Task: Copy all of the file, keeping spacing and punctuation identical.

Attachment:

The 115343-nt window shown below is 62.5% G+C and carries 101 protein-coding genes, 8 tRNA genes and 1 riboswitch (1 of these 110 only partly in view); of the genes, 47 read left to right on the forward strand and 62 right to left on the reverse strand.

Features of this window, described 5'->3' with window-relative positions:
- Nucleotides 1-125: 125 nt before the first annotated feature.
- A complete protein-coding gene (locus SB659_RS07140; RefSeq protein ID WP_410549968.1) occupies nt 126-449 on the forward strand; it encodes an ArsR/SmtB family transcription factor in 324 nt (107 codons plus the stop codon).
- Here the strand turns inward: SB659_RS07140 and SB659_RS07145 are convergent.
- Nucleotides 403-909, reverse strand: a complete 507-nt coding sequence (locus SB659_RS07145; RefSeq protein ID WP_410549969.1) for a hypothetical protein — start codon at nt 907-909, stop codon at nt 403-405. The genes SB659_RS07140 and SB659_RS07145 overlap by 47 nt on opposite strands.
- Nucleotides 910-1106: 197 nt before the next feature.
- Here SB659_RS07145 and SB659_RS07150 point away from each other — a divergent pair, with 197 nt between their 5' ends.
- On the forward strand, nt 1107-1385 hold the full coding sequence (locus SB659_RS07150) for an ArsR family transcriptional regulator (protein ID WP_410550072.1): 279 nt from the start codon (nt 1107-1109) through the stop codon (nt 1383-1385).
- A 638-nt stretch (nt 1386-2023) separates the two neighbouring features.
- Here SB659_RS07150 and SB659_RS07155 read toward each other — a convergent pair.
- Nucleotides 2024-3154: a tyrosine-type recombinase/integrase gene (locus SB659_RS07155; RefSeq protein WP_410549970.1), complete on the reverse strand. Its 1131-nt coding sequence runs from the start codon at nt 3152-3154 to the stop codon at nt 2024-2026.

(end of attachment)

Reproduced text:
The 115343-nt window shown below is 62.5% G+C and carries 101 protein-coding genes, 8 tRNA genes and 1 riboswitch (1 of these 110 only partly in view); of the genes, 47 read left to right on the forward strand and 62 right to left on the reverse strand.

Features of this window, described 5'->3' with window-relative positions:
- Nucleotides 1-125: 125 nt before the first annotated feature.
- A complete protein-coding gene (locus SB659_RS07140; RefSeq protein ID WP_410549968.1) occupies nt 126-449 on the forward strand; it encodes an ArsR/SmtB family transcription factor in 324 nt (107 codons plus the stop codon).
- Here the strand turns inward: SB659_RS07140 and SB659_RS07145 are convergent.
- Nucleotides 403-909, reverse strand: a complete 507-nt coding sequence (locus SB659_RS07145; RefSeq protein ID WP_410549969.1) for a hypothetical protein — start codon at nt 907-909, stop codon at nt 403-405. The genes SB659_RS07140 and SB659_RS07145 overlap by 47 nt on opposite strands.
- Nucleotides 910-1106: 197 nt before the next feature.
- Here SB659_RS07145 and SB659_RS07150 point away from each other — a divergent pair, with 197 nt between their 5' ends.
- On the forward strand, nt 1107-1385 hold the full coding sequence (locus SB659_RS07150) for an ArsR family transcriptional regulator (protein ID WP_410550072.1): 279 nt from the start codon (nt 1107-1109) through the stop codon (nt 1383-1385).
- A 638-nt stretch (nt 1386-2023) separates the two neighbouring features.
- Here SB659_RS07150 and SB659_RS07155 read toward each other — a convergent pair.
- Nucleotides 2024-3154: a tyrosine-type recombinase/integrase gene (locus SB659_RS07155; RefSeq protein WP_410549970.1), complete on the reverse strand. Its 1131-nt coding sequence runs from the start codon at nt 3152-3154 to the stop codon at nt 2024-2026.